Hawkish Democrat Calls for Iraq Pullout
Hawkish Democrat Calls for Iraq Pullout
By LIZ SIDOTI, Associated Press Writer 1 hour, 1
WASHINGTON - An influential House Democrat who voted
Iraq war called Thursday for the immediate withdrawal
of U.S. troops from Iraq, another sign of growing
unease in Congress about the conflict.
"It is time for a change in direction," said Rep. John
Murtha, D-Pa., one of Congress' most hawkish
Democrats. "Our military is suffering, the future of
our country is at risk. We cannot continue on the
present course. It is evident that continued military
action in Iraq is not in the best interests of the
United States of America, the Iraqi people or the
Persian Gulf region."
House Republicans assailed Murtha's position as one of
abandonment and surrender, and accused Democrats of
playing politics with the war. "They want us to
retreat. They want us to wave the white flag of
surrender to the terrorists of the world," Speaker
Dennis Hastert, R-Ill., said in a statement.
Murtha estimated that all U.S. troops could be pulled
out within six months. A decorated Vietnam veteran, he
choked back tears during his remarks to reporters.
Murtha's comments came just two days after the Senate
voted to approve a statement that 2006 "should be a
period of significant transition to full Iraqi
sovereignty" to create the conditions for the phased
withdrawal of U.S. forces.
In recent days, President Bush and other top
administration officials have lashed out at critics of
the war and have accused Democrats of advocating a
"cut and run" strategy that will only embolden the
Vice President Dick Cheney jumped into the fray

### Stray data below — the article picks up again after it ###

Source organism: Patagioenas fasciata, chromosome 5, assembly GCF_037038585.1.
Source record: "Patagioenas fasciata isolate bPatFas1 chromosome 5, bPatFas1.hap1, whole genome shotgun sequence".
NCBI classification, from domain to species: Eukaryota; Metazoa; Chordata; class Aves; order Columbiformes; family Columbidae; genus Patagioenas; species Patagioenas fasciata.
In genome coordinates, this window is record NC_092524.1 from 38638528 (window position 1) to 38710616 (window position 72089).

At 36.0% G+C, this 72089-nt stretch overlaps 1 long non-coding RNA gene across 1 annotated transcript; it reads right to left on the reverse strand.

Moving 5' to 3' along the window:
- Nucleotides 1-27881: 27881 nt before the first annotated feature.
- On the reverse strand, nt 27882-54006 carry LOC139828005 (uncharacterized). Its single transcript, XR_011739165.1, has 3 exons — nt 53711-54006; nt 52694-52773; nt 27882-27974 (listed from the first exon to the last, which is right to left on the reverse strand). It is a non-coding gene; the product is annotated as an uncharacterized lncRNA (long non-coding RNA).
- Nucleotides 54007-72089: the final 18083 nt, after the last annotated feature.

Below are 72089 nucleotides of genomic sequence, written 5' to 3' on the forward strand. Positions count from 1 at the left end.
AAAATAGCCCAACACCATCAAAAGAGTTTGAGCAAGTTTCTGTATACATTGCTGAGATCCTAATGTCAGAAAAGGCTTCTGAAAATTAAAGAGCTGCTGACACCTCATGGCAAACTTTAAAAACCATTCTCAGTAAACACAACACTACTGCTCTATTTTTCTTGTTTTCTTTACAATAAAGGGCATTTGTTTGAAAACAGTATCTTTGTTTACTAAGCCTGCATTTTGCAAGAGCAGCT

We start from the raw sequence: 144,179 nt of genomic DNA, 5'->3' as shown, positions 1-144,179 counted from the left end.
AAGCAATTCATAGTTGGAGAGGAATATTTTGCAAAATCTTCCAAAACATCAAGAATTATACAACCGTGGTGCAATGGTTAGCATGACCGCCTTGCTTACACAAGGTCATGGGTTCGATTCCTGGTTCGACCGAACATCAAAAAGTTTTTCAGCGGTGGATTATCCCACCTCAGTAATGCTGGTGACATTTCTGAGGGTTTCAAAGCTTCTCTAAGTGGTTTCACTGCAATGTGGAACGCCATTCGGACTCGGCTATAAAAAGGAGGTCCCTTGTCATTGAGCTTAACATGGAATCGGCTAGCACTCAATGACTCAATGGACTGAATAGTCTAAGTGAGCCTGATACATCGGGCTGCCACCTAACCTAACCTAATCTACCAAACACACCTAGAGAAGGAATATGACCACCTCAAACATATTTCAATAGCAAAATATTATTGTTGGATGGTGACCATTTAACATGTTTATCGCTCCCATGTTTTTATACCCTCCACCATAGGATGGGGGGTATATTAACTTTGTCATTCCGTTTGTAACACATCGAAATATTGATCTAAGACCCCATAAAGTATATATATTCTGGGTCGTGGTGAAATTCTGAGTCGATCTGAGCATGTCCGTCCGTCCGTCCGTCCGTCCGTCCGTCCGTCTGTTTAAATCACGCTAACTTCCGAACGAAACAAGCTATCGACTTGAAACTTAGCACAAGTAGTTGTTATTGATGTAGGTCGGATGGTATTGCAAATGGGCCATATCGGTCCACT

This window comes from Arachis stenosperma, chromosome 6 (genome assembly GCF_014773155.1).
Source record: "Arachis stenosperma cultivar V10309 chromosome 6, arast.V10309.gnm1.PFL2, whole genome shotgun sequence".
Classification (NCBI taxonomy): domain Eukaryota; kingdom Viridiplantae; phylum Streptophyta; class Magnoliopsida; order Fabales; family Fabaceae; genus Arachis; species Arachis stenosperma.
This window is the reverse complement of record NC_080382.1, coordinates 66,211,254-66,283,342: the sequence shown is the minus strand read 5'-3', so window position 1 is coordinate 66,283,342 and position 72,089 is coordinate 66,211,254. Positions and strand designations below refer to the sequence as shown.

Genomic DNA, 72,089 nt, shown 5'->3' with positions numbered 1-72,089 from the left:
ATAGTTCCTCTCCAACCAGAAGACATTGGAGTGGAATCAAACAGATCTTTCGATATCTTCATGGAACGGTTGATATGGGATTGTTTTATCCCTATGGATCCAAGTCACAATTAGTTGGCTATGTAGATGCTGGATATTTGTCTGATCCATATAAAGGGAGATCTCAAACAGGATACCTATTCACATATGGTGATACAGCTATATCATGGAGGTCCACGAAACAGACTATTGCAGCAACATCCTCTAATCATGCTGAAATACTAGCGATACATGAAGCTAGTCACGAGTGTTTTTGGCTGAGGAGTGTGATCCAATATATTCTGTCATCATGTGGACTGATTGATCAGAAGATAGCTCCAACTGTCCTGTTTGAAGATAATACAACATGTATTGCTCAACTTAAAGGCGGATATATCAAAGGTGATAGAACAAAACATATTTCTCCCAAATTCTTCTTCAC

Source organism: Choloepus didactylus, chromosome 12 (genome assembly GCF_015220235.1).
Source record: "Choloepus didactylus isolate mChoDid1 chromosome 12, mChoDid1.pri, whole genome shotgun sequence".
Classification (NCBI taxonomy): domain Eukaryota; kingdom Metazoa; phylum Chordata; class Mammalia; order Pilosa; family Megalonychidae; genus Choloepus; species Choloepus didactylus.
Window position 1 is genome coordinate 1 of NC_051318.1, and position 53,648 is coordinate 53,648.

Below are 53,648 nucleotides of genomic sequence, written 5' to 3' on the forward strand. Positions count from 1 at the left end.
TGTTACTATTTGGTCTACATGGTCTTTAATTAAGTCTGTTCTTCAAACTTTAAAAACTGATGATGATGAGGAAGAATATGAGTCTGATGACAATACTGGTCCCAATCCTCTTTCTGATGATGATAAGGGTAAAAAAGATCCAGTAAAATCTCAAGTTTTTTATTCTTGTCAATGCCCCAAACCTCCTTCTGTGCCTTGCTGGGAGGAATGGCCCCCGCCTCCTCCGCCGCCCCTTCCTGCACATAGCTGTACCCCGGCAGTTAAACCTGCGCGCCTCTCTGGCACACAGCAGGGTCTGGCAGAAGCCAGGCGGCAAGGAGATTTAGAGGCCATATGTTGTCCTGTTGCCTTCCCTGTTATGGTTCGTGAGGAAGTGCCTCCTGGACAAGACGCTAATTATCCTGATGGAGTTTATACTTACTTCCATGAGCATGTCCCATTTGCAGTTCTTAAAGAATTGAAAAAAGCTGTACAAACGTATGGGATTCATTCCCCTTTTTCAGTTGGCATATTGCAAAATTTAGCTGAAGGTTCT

Wednesday by assailing Democrats who contend the Bush
administration manipulated intelligence on Iraq,
calling their criticism "one of the most dishonest and
reprehensible charges ever aired in this city."
Murtha, a Marine intelligence officer in Vietnam,
angrily shot back at Cheney: "I like guys who've never
been there that criticize us who've been there. I like
that. I like guys who got five deferments and never
been there and send people to war, and then don't like
to hear suggestions about what needs to be done."
Referring to Bush, Murtha added: "I resent the fact,
on Veterans Day, he criticized Democrats for
The top Democrat on the House Appropriations defense
subcommittee, Murtha has earned bipartisan respect for
his grasp of military issues over three decades in
Congress. He planned to introduce a resolution
Thursday that, if passed by both the House and the
Senate, would force the president to withdraw U.S.
Murtha could not say whether his caucus supports his
position. And, although he is a close adviser to House
Minority Leader Nancy Pelosi, D-Calif., she was absent
from his news conference.
Later Thursday, Pelosi said she supported his position
that the president's policy is not working and must be
changed but she stopped short of endorsing his call
for immediate withdrawal. "Mr. Murtha speaks for
himself very eloquently and the district he
represents," Pelosi said.
For months, Pelosi has pushed for the Bush
administration to outline an exit strategy, although
she has stopped short of calling for an immediate
troop pullout. Some Senate Democrats have called for
an immediate or phased withdrawal.
Murtha voted to give the president authority to use
Saddam Hussein in 2002 but in recent months has grown
increasingly troubled with the direction of the war
and with the Bush administration's handling of it.
"The war in Iraq is not going as advertised. It is a
flawed policy wrapped in illusion," Murtha said.
Rep. Kay Granger, R-Texas, said Murtha's call for
withdrawal was "reprehensible and irresponsible."
"It shows the Democratic Party has chosen a policy of
retreat and defeatism which will only encourage the
terrorists and threaten the stability of Iraq,"
First elected to Congress in 1974, Murtha is known as
an ally of uniformed officers in the Pentagon and on
the battlefield. The perception on Capitol Hill is
that when the congressman makes a statement on
military issues, he's talking for those in uniform.
Known to shun publicity, Murtha said he was standing
up because he had a constitutional and moral
obligation to speak for the troops.
His voice cracked and tears filled his eyes as he
related several stories of visiting wounded troops,
including one who was blinded and lost both his hands
but had been denied a Purple Heart because friendly
fire caused his injuries.
"I met with the commandant. I said, 'If you don't give
him a Purple Heart, I'll give him one of mine.' And
they gave him a Purple Heart," said Murtha, who has two.